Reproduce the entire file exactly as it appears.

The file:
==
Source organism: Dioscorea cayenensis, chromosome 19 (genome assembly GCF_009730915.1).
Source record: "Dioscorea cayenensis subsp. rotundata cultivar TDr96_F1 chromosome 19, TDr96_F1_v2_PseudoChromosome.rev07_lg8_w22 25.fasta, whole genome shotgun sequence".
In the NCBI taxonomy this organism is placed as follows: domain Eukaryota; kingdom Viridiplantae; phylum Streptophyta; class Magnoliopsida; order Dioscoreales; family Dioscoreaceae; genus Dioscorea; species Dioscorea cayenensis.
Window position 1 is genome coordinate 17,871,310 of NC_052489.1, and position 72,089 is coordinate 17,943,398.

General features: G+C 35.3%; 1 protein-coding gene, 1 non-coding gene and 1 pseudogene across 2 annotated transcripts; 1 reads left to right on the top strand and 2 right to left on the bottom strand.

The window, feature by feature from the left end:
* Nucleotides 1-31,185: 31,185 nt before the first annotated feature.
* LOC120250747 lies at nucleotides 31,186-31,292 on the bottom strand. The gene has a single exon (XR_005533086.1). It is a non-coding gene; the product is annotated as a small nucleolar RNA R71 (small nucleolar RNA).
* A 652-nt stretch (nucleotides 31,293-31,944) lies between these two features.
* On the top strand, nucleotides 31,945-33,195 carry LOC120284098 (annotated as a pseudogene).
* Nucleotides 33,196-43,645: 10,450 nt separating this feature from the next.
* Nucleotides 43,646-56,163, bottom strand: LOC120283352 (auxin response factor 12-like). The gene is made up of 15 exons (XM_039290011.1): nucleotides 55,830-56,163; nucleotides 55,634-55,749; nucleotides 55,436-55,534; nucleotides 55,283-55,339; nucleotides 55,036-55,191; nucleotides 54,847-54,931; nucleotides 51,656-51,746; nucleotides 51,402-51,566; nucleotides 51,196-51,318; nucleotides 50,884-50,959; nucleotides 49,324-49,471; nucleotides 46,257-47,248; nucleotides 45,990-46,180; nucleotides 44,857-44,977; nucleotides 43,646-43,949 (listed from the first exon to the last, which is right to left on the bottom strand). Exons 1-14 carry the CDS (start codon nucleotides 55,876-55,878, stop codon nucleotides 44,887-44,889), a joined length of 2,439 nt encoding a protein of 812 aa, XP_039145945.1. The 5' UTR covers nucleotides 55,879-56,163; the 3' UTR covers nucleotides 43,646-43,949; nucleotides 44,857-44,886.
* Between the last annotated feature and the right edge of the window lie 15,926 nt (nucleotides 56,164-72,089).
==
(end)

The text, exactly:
Source organism: Dioscorea cayenensis, chromosome 19 (genome assembly GCF_009730915.1).
Source record: "Dioscorea cayenensis subsp. rotundata cultivar TDr96_F1 chromosome 19, TDr96_F1_v2_PseudoChromosome.rev07_lg8_w22 25.fasta, whole genome shotgun sequence".
In the NCBI taxonomy this organism is placed as follows: domain Eukaryota; kingdom Viridiplantae; phylum Streptophyta; class Magnoliopsida; order Dioscoreales; family Dioscoreaceae; genus Dioscorea; species Dioscorea cayenensis.
Window position 1 is genome coordinate 17,871,310 of NC_052489.1, and position 72,089 is coordinate 17,943,398.

General features: G+C 35.3%; 1 protein-coding gene, 1 non-coding gene and 1 pseudogene across 2 annotated transcripts; 1 reads left to right on the top strand and 2 right to left on the bottom strand.

The window, feature by feature from the left end:
* Nucleotides 1-31,185: 31,185 nt before the first annotated feature.
* LOC120250747 lies at nucleotides 31,186-31,292 on the bottom strand. The gene has a single exon (XR_005533086.1). It is a non-coding gene; the product is annotated as a small nucleolar RNA R71 (small nucleolar RNA).
* A 652-nt stretch (nucleotides 31,293-31,944) lies between these two features.
* On the top strand, nucleotides 31,945-33,195 carry LOC120284098 (annotated as a pseudogene).
* Nucleotides 33,196-43,645: 10,450 nt separating this feature from the next.
* Nucleotides 43,646-56,163, bottom strand: LOC120283352 (auxin response factor 12-like). The gene is made up of 15 exons (XM_039290011.1): nucleotides 55,830-56,163; nucleotides 55,634-55,749; nucleotides 55,436-55,534; nucleotides 55,283-55,339; nucleotides 55,036-55,191; nucleotides 54,847-54,931; nucleotides 51,656-51,746; nucleotides 51,402-51,566; nucleotides 51,196-51,318; nucleotides 50,884-50,959; nucleotides 49,324-49,471; nucleotides 46,257-47,248; nucleotides 45,990-46,180; nucleotides 44,857-44,977; nucleotides 43,646-43,949 (listed from the first exon to the last, which is right to left on the bottom strand). Exons 1-14 carry the CDS (start codon nucleotides 55,876-55,878, stop codon nucleotides 44,887-44,889), a joined length of 2,439 nt encoding a protein of 812 aa, XP_039145945.1. The 5' UTR covers nucleotides 55,879-56,163; the 3' UTR covers nucleotides 43,646-43,949; nucleotides 44,857-44,886.
* Between the last annotated feature and the right edge of the window lie 15,926 nt (nucleotides 56,164-72,089).